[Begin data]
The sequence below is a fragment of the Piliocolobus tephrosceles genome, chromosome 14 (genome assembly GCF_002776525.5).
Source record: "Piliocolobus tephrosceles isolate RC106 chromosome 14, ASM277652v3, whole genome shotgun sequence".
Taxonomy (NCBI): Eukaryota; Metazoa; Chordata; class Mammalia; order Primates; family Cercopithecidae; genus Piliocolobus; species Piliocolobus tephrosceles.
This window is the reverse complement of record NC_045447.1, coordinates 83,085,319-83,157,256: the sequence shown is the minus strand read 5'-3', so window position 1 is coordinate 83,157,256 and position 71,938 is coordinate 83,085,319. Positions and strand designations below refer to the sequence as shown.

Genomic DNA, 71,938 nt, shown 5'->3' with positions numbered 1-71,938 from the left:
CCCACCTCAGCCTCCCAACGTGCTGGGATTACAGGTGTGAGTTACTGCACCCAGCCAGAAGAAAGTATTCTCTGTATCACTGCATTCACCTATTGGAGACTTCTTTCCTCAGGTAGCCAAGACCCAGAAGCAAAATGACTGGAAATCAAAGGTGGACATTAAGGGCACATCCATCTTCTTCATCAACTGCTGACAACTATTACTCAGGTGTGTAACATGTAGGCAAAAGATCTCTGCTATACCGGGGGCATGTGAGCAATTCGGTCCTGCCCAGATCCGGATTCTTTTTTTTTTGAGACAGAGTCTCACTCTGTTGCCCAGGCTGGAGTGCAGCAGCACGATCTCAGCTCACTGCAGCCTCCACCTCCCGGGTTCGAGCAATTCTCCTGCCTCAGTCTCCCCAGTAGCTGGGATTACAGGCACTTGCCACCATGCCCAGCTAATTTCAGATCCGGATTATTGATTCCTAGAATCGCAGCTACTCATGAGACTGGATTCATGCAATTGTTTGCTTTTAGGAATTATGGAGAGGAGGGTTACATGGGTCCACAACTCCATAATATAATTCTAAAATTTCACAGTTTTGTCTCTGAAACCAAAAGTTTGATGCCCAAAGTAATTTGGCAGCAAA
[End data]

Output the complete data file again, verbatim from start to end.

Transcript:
The sequence below is a fragment of the Piliocolobus tephrosceles genome, chromosome 14 (genome assembly GCF_002776525.5).
Source record: "Piliocolobus tephrosceles isolate RC106 chromosome 14, ASM277652v3, whole genome shotgun sequence".
Taxonomy (NCBI): Eukaryota; Metazoa; Chordata; class Mammalia; order Primates; family Cercopithecidae; genus Piliocolobus; species Piliocolobus tephrosceles.
This window is the reverse complement of record NC_045447.1, coordinates 83,085,319-83,157,256: the sequence shown is the minus strand read 5'-3', so window position 1 is coordinate 83,157,256 and position 71,938 is coordinate 83,085,319. Positions and strand designations below refer to the sequence as shown.

Genomic DNA, 71,938 nt, shown 5'->3' with positions numbered 1-71,938 from the left:
CCCACCTCAGCCTCCCAACGTGCTGGGATTACAGGTGTGAGTTACTGCACCCAGCCAGAAGAAAGTATTCTCTGTATCACTGCATTCACCTATTGGAGACTTCTTTCCTCAGGTAGCCAAGACCCAGAAGCAAAATGACTGGAAATCAAAGGTGGACATTAAGGGCACATCCATCTTCTTCATCAACTGCTGACAACTATTACTCAGGTGTGTAACATGTAGGCAAAAGATCTCTGCTATACCGGGGGCATGTGAGCAATTCGGTCCTGCCCAGATCCGGATTCTTTTTTTTTTGAGACAGAGTCTCACTCTGTTGCCCAGGCTGGAGTGCAGCAGCACGATCTCAGCTCACTGCAGCCTCCACCTCCCGGGTTCGAGCAATTCTCCTGCCTCAGTCTCCCCAGTAGCTGGGATTACAGGCACTTGCCACCATGCCCAGCTAATTTCAGATCCGGATTATTGATTCCTAGAATCGCAGCTACTCATGAGACTGGATTCATGCAATTGTTTGCTTTTAGGAATTATGGAGAGGAGGGTTACATGGGTCCACAACTCCATAATATAATTCTAAAATTTCACAGTTTTGTCTCTGAAACCAAAAGTTTGATGCCCAAAGTAATTTGGCAGCAAA